Body Proportions

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Body Proportions


in man, the interrelationship between the projectional dimensions and the individual parts of the human body. Body proportions are used in determining an individual’s physique, which is important in the evaluation of physical development.

Attempts to establish the regularity of body proportions, that is, the dependence of different parts of the body on a single original dimension, were first made in ancient Egypt, Greece, and Rome by sculptors and artists, who endeavored to reproduce the ideal type of human body.

In modern anthropology, various indexes are used extensively to characterize body proportions. In human morphology, for example, a scheme is widely used that takes into account the length of the frame and lower extremities and the width of the shoulders. The ratio of the transverse diameter (width) of the shoulders and length of the extremities to the total length of the body (height) is calculated in order to distinguish the types of body proportions. On the basis of the correlation of these dimensions, three types of proportions have been established: dolichomorphic, brachymorphic, and mesomorphic. The dolichomorphic type is characterized by a narrow and short torso and comparatively long extremities. The brachymorphic type has a wide and long torso and comparatively short extremities. The mesomorphic type is classified between the above two types.

Proportional characteristics are derived from special tables that are compiled on the basis of specific population groups; for example, some tables are based on ethnogeography, and some on age and sex. These tables take into account the actual variation patterns of body dimensions and the dependence of different parts of the body on a single original dimension; this information is not expressed in indexes and is based specifically on the principle of disproportional (heteromorphic) variations. Correlation analysis and regression analysis are used to compile tables. In comparison to an adult, a child has comparatively shorter legs, a longer torso, and a larger head. In relation to body length, a woman has a wider pelvis and narrower shoulders than a man.

There are also ethnogeographic group differences in body proportions; for example, the brachymorphic type is typical of the Eskimo, and the dolichomorphic type, of tall variants of the Negroid race.


Bunak, V. V. “Opyt tipologii proportsii tela i standartizatsii glavnykh antropometricheskikh razmerov.” Uch. zap. MGU, 1937, fase. 10.
Bashkirov, P. N. Uchenie of fizicheskom razvitii cheloveka. Moscow, 1962.


References in classic literature ?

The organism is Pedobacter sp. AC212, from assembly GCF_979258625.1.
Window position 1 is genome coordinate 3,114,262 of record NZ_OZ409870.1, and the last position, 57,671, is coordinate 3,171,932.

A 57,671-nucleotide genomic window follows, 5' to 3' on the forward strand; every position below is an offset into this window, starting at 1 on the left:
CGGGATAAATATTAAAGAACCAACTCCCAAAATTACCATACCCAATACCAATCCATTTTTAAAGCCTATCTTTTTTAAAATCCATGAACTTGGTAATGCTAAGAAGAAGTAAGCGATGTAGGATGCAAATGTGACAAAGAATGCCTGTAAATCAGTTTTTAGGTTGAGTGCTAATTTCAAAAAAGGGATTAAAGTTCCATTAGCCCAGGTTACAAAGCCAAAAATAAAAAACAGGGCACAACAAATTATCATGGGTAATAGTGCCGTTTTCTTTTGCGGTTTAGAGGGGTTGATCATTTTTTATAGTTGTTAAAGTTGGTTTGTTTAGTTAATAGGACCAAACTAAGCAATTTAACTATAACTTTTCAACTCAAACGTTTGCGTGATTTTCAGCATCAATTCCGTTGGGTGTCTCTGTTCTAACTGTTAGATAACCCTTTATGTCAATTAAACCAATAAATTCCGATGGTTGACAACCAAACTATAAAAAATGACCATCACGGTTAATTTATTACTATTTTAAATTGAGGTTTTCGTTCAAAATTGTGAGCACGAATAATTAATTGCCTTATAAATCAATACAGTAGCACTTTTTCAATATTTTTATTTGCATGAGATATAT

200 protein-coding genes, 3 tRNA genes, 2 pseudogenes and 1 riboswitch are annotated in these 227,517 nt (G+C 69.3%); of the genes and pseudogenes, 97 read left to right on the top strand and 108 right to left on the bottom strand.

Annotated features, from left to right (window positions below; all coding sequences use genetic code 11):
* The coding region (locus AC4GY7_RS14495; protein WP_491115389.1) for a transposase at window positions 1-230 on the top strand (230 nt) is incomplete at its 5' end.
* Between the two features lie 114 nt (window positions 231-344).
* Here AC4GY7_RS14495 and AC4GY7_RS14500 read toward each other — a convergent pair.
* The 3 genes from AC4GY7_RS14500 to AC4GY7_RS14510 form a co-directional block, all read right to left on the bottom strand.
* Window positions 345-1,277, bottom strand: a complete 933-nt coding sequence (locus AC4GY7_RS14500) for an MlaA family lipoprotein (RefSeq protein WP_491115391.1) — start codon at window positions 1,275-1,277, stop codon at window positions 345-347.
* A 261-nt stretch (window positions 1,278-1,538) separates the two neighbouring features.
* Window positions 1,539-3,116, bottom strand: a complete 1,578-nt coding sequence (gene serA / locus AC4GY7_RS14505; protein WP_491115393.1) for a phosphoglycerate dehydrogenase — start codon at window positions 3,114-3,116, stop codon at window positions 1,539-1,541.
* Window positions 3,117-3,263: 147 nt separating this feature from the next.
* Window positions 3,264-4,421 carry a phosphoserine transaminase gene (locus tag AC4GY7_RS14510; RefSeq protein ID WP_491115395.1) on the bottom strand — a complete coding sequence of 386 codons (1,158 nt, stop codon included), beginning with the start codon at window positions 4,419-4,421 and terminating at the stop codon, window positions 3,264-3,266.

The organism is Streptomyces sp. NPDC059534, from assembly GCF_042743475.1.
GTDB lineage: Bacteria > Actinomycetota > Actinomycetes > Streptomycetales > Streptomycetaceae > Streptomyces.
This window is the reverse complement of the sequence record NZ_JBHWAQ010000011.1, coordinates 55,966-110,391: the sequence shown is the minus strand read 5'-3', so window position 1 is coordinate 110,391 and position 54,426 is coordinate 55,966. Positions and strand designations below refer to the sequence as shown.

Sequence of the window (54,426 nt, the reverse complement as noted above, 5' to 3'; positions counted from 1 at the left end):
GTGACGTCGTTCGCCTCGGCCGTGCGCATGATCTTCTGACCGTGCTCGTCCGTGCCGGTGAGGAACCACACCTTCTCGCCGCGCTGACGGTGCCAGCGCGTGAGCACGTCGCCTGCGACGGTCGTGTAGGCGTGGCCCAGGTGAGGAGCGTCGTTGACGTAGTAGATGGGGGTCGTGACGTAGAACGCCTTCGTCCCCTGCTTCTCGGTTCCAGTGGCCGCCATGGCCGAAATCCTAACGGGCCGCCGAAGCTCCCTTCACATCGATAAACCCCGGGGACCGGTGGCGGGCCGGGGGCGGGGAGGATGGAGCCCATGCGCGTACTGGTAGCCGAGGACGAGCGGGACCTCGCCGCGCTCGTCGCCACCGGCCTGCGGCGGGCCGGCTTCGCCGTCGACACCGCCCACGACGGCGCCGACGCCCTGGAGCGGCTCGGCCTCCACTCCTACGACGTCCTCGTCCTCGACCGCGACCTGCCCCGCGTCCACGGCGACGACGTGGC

Here he discovered a door already ajar opening into a large, circular chamber, the walls and floors of which were covered with the skins of wild beasts and with rugs of many colors; but what interested him most was the occupants of the room--a Wieroo, and a girl of human proportions.
It is a city of human proportions, but one that can never be truly fathomed.
back door stigma, a cedar clad volume protrudes to the east and scales the building to human proportions as tenants and visitors arrive from the parking area.
Known as the painter of 'The Last Supper' and the 'Mona Lisa', da Vinci is also famous for his inventions and scientific works, including his drawing of the Vitruvian Man which represent the ideal human proportions.
This was a feature of classical periods, which had a preference for natural human proportions, for creating things at a human scale.
Rabin's human proportions are now hopelessly obscured behind layers of political narrative and outright myth.
The Greek letter [empty set] is used to represent the Golden Ratio in memory of Phidias, an ancient Greek sculptor, who used this ratio in idealising human proportions.
In Ludwig Bauer's "The Amphibrach," the focal character sees it as "a town of human proportions," but if it might have been so in the past, in the present it is almost labyrinthine.
We begin by talking about where we can find symmetry and viewing Leonardo Da Vinci's famous Vetruvian Man, which illustrates the correlations of ideal human proportions.
IN HIS TREATISE on human proportions, published in the year of his death, 1528, Albrecht Durer (born 1471) wrote that "one man may sketch something with his pen on half a sheet of paper in one day .
Because they wanted to get towards human proportions, the figures looked hideous.
Da Vinci's drawing is based on the correlations of the ideal human proportions and depicts a male figure with arms and legs apart inscribed in a circle and a square.

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